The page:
WHITESBORO — Whitesboro residents will not only vote on a number of state and county political offices in November, but they will also vote to keep the town dry or let it go wet.
Justin Hull filed a petition to bring the question before the voters. Town Clerk Dee Cooper said she as far as anyone who works at the city knows, this is the first time the residents have voted on the wet/dry question.
“The growth is going to be inevitable especially up through the (U.S. Highway) 377 corridor,” Hull said.
Hull said he thinks the growth coming into the city of just under 4,000 residents demands that they make some changes and one of those is the sale or alcohol.
He readily admits when he first started the push to make the town wet, he had plans to open a liquor store. Those plans fell through, he said, but that didn’t stop him from supporting the idea of allowing alcohol sales.
Hull said he still thinks it is necessary to attract new business and to expand the tax base. He said sales taxes from the sale of alcohol could allow the city to hire more people and offer more services.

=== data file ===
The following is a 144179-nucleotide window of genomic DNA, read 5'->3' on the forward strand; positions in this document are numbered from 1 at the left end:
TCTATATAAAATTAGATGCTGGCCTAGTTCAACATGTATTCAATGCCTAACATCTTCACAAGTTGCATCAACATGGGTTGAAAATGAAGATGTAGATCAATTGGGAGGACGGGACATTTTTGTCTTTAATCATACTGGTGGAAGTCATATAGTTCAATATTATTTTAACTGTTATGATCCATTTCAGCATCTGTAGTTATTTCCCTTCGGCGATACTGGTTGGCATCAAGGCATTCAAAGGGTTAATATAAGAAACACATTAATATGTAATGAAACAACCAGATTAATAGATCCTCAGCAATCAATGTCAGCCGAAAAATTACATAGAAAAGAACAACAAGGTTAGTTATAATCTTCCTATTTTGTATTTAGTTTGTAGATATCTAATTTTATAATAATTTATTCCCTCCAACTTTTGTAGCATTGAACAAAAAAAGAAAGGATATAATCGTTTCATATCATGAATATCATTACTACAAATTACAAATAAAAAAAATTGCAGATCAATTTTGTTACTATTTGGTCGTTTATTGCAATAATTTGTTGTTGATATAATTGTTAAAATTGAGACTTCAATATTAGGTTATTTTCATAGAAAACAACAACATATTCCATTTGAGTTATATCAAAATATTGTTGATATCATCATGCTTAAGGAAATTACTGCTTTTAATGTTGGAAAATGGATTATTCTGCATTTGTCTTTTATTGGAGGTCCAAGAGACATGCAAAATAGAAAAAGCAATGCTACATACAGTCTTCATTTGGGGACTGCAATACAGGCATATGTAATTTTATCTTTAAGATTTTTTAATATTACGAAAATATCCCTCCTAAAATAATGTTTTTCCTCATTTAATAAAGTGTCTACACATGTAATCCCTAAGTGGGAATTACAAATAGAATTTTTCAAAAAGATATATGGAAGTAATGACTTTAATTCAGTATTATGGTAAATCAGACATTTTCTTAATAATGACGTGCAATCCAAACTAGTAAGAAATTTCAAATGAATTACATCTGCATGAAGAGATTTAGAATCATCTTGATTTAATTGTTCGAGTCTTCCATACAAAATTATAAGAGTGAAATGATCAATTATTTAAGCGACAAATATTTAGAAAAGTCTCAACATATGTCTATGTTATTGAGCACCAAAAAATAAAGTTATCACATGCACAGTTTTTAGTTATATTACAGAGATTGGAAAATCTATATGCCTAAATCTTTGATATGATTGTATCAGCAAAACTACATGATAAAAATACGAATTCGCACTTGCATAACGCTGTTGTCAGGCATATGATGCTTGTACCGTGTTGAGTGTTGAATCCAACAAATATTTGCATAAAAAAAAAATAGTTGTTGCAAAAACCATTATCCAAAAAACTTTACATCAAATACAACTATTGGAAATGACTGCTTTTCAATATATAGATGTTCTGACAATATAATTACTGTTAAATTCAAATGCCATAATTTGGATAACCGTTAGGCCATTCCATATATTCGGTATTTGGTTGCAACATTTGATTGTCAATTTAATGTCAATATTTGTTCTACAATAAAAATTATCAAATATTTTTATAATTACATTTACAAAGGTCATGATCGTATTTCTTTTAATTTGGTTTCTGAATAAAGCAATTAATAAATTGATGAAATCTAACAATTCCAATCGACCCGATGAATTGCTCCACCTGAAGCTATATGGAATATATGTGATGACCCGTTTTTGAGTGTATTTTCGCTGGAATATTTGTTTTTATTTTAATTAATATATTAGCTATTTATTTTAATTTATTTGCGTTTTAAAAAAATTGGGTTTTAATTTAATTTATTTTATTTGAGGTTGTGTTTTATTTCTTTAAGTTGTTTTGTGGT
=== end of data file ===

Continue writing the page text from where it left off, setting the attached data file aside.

But not everyone in town thinks alcohol sales are the way to increase revenue for the city.
First Baptist Church of Whitesboro Pastor Mike Flanagan said he thinks allowing the sale of alcohol could increase the incidences of alcoholism and the problems that can accompany that.
“From the beginning of the ministry — God called me to in the 1980s — I have seen over and over the negative effects that alcohol consumption and alcoholism has on individuals, family members and friends,” Flanagan said in a written statement. “I have seen the effects it has on job performance, even leading to eventual loss of job and said income by rendering the person unable to function. I am not writing from an ivory tower, as some of these I have witnessed are my very own family members.
“Does this happen to every person who drinks? No, certainly and thankfully not, however, almost every alcoholic you speak with didn’t start drinking to become one!”
He also pointed out that his experience as a counselor has been that alcoholism often destroys families and the lives of individuals.
Early voting for the election starts Oct. 22 and runs through Nov. 2. Early votes may be cast at Grayson County Elections Administration Office, 115 W. Houston in Sherman; Grayson County Sub-courthouse, 101 W. Woodard in Denison; Pottsboro ISD Administration Building, 105 Cardinal Lane in Pottsboro; Whitesboro City Hall, 111 W. Main in Whitesboro and Grayson College, 1455 W. Van Alstyne Parkway in Van Alstyne.